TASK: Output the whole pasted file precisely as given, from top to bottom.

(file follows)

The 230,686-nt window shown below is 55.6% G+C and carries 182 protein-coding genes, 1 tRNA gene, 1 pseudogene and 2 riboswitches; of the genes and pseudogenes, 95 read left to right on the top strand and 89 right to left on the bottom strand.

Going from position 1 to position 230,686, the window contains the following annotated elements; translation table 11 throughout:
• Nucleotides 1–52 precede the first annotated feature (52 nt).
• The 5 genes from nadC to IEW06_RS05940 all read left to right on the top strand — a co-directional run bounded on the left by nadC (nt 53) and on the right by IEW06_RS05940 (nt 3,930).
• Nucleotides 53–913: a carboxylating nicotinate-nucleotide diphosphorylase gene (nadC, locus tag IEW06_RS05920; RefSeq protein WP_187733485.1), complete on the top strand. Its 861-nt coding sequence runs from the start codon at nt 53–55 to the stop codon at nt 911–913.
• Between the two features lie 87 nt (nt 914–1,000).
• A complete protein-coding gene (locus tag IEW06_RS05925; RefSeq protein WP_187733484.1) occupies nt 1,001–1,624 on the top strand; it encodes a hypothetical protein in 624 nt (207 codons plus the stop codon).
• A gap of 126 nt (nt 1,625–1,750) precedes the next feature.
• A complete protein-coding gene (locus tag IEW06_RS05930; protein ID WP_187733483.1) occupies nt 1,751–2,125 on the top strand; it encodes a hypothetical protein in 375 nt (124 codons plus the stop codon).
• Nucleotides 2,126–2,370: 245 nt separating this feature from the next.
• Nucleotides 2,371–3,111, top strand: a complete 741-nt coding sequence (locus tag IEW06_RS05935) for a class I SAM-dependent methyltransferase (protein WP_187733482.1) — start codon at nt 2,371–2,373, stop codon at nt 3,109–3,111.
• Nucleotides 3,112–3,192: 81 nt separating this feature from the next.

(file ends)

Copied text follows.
The 230,686-nt window shown below is 55.6% G+C and carries 182 protein-coding genes, 1 tRNA gene, 1 pseudogene and 2 riboswitches; of the genes and pseudogenes, 95 read left to right on the top strand and 89 right to left on the bottom strand.

Going from position 1 to position 230,686, the window contains the following annotated elements; translation table 11 throughout:
• Nucleotides 1–52 precede the first annotated feature (52 nt).
• The 5 genes from nadC to IEW06_RS05940 all read left to right on the top strand — a co-directional run bounded on the left by nadC (nt 53) and on the right by IEW06_RS05940 (nt 3,930).
• Nucleotides 53–913: a carboxylating nicotinate-nucleotide diphosphorylase gene (nadC, locus tag IEW06_RS05920; RefSeq protein WP_187733485.1), complete on the top strand. Its 861-nt coding sequence runs from the start codon at nt 53–55 to the stop codon at nt 911–913.
• Between the two features lie 87 nt (nt 914–1,000).
• A complete protein-coding gene (locus tag IEW06_RS05925; RefSeq protein WP_187733484.1) occupies nt 1,001–1,624 on the top strand; it encodes a hypothetical protein in 624 nt (207 codons plus the stop codon).
• A gap of 126 nt (nt 1,625–1,750) precedes the next feature.
• A complete protein-coding gene (locus tag IEW06_RS05930; protein ID WP_187733483.1) occupies nt 1,751–2,125 on the top strand; it encodes a hypothetical protein in 375 nt (124 codons plus the stop codon).
• Nucleotides 2,126–2,370: 245 nt separating this feature from the next.
• Nucleotides 2,371–3,111, top strand: a complete 741-nt coding sequence (locus tag IEW06_RS05935) for a class I SAM-dependent methyltransferase (protein WP_187733482.1) — start codon at nt 2,371–2,373, stop codon at nt 3,109–3,111.
• Nucleotides 3,112–3,192: 81 nt separating this feature from the next.